In the first half of 2023, Europe added 2.1 GW of offshore wind capacity, pushing the total to 32 GW. Over half of this increase occurred in the Netherlands, with the remainder shared among the UK, Germany, and Norway. This expansion is, however, insufficient to meet the region’s energy and environmental goals. Delays in investment decisions last year due to governmental interference in power markets have created a need for Europe to make up lost ground.
To align with its targets, the European Union (EU) should be installing an average of 11 GW of offshore wind annually until 2030. While it’s anticipated that more installations will happen in the latter half of the decade, the current pace of 1.4 GW in the first half of 2023 falls short of expectations.
To achieve these ambitious goals, Europe must address its offshore wind supply chain inadequacies. The lack of swift investments in factories, workforce, and infrastructure is a significant concern. Shortages in foundations for wind turbines and installation vessels, along with a dearth of turbine and cable factories and the need for €9 billion in port infrastructure, highlight critical gaps. Additionally, substantial investments are required for new grid connections.
Revisions to regulations, particularly in permitting and market design, are essential to create an environment conducive to these investments. Public support, coupled with the EU’s Green Deal Industrial Plan and Net-Zero Industry Act, should provide the financial backing needed for the supply chain expansion. National governments must maximize their flexibility under EU state aid rules to encourage investments. Moreover, auction rules must incentivize resilience in the supply chain and other value-added aspects.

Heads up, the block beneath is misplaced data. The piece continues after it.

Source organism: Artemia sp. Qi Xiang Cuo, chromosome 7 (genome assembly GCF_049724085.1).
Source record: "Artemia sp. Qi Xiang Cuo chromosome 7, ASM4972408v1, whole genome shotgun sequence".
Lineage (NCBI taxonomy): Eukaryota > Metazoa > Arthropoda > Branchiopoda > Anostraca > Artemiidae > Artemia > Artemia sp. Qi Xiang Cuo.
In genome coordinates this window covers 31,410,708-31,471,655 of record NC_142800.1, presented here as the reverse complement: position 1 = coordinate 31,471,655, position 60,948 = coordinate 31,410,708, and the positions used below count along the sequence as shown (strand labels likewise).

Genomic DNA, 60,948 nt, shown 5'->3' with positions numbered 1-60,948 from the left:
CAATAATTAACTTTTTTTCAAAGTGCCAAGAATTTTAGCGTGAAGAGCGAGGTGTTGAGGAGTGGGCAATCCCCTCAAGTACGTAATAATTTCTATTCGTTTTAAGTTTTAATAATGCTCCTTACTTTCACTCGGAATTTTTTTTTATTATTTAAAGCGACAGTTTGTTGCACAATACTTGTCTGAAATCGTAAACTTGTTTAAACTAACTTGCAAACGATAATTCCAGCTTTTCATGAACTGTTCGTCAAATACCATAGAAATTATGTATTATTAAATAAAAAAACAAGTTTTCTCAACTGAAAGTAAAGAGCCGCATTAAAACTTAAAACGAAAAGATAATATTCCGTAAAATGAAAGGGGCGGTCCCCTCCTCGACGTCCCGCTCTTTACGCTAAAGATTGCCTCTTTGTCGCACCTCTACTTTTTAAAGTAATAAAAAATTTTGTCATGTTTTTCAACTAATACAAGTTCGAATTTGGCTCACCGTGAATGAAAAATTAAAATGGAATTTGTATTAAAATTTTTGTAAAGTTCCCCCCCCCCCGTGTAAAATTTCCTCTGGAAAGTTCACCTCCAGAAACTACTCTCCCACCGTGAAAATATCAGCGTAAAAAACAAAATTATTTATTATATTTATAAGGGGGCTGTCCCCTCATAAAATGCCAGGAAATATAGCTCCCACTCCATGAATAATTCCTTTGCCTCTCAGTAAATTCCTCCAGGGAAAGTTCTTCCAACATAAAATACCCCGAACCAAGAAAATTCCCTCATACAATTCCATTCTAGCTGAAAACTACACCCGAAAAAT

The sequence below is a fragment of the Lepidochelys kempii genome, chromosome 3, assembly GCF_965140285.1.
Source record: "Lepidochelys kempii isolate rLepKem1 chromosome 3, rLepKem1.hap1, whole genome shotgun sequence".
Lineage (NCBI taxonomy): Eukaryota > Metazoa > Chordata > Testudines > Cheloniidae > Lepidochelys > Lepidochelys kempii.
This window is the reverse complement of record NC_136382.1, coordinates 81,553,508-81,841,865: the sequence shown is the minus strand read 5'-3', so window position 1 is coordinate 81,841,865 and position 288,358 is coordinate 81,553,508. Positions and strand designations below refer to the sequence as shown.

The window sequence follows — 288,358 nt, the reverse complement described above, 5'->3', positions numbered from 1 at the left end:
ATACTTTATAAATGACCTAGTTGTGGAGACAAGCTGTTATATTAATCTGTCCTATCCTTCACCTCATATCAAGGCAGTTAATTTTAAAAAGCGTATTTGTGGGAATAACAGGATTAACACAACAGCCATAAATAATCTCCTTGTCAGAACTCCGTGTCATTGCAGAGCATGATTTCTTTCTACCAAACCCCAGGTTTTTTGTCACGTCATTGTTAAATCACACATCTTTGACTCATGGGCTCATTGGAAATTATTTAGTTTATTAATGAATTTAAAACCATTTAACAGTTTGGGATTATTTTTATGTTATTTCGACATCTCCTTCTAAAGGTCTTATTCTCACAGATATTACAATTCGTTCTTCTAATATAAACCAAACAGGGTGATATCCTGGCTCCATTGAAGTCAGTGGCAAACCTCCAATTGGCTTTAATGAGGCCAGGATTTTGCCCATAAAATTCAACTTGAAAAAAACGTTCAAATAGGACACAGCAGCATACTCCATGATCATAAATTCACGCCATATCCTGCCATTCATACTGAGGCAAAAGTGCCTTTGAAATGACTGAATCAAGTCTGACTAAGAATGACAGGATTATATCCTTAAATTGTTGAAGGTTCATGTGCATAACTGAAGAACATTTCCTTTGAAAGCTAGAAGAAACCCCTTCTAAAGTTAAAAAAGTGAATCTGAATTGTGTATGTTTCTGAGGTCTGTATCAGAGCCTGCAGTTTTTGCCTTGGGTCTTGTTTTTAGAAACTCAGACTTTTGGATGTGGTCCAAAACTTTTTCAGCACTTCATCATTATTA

Effective auction design is paramount. Governments should ensure that auction prices are fully indexed to account for inflation between the auction and equipment procurement stages. Failing to recognize the 40% increase in offshore wind turbine costs over the past two years could lead to project losses, as seen in the UK’s case with Vattenfall’s Boreas project. Governments should also avoid uncapped negative bidding, which could drive up costs significantly, adding burdens to electricity consumers and an already strained supply chain.
Despite a slow recovery in financial activity after a year with no new large-scale offshore wind investments in Europe, progress is being made in 2023. Six significant projects with a total investment of €15 billion and 5 GW of capacity have secured final investment decisions. Nonetheless, certain investments remain delayed and investor hesitation persists.
Floating offshore wind is emerging as a promising avenue. The completion of the Hywind Tampen floating wind farm in Norway, the world’s largest at 95 MW, signifies progress. This technology enables countries with deeper seas to enter the offshore wind arena. France, the UK, and southern European nations are developing gigawatts of floating wind capacity, potentially reaching 3-4 GW by 2030 and even 10 GW if governments provide the right policy support.